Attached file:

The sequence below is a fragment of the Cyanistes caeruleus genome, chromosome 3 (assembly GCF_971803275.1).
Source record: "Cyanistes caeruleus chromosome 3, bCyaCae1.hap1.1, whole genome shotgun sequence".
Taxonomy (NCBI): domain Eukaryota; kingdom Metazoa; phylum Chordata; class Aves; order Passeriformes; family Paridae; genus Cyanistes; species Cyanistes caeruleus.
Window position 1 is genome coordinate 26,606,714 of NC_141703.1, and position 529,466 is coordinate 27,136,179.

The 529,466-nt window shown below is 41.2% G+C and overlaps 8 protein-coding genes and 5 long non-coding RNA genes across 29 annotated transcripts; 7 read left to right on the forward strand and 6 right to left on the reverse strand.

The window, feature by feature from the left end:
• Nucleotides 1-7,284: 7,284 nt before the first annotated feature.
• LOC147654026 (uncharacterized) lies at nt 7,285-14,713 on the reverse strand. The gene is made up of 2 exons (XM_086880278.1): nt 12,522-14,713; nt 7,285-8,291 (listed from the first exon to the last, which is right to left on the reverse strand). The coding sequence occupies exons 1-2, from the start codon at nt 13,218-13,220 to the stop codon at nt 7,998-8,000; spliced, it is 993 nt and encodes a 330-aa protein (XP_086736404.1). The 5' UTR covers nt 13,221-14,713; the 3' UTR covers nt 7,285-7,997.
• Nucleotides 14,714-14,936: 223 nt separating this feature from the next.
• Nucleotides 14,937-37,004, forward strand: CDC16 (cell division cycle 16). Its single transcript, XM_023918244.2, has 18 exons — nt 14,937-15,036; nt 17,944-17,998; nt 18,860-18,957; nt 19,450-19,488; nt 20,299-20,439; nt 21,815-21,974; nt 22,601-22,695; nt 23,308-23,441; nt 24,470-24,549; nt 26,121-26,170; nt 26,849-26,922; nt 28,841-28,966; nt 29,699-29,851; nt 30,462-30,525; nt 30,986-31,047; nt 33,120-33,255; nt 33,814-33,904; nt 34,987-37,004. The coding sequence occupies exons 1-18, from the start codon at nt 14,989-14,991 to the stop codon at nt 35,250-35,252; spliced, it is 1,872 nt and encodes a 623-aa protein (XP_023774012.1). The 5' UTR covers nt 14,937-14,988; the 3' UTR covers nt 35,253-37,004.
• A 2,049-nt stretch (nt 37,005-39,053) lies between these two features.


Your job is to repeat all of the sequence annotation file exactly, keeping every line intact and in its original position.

The sequence below is a fragment of the Cyanistes caeruleus genome, chromosome 3 (assembly GCF_971803275.1).
Source record: "Cyanistes caeruleus chromosome 3, bCyaCae1.hap1.1, whole genome shotgun sequence".
Taxonomy (NCBI): domain Eukaryota; kingdom Metazoa; phylum Chordata; class Aves; order Passeriformes; family Paridae; genus Cyanistes; species Cyanistes caeruleus.
Window position 1 is genome coordinate 26,606,714 of NC_141703.1, and position 529,466 is coordinate 27,136,179.

The 529,466-nt window shown below is 41.2% G+C and overlaps 8 protein-coding genes and 5 long non-coding RNA genes across 29 annotated transcripts; 7 read left to right on the forward strand and 6 right to left on the reverse strand.

The window, feature by feature from the left end:
• Nucleotides 1-7,284: 7,284 nt before the first annotated feature.
• LOC147654026 (uncharacterized) lies at nt 7,285-14,713 on the reverse strand. The gene is made up of 2 exons (XM_086880278.1): nt 12,522-14,713; nt 7,285-8,291 (listed from the first exon to the last, which is right to left on the reverse strand). The coding sequence occupies exons 1-2, from the start codon at nt 13,218-13,220 to the stop codon at nt 7,998-8,000; spliced, it is 993 nt and encodes a 330-aa protein (XP_086736404.1). The 5' UTR covers nt 13,221-14,713; the 3' UTR covers nt 7,285-7,997.
• Nucleotides 14,714-14,936: 223 nt separating this feature from the next.
• Nucleotides 14,937-37,004, forward strand: CDC16 (cell division cycle 16). Its single transcript, XM_023918244.2, has 18 exons — nt 14,937-15,036; nt 17,944-17,998; nt 18,860-18,957; nt 19,450-19,488; nt 20,299-20,439; nt 21,815-21,974; nt 22,601-22,695; nt 23,308-23,441; nt 24,470-24,549; nt 26,121-26,170; nt 26,849-26,922; nt 28,841-28,966; nt 29,699-29,851; nt 30,462-30,525; nt 30,986-31,047; nt 33,120-33,255; nt 33,814-33,904; nt 34,987-37,004. The coding sequence occupies exons 1-18, from the start codon at nt 14,989-14,991 to the stop codon at nt 35,250-35,252; spliced, it is 1,872 nt and encodes a 623-aa protein (XP_023774012.1). The 5' UTR covers nt 14,937-14,988; the 3' UTR covers nt 35,253-37,004.
• A 2,049-nt stretch (nt 37,005-39,053) lies between these two features.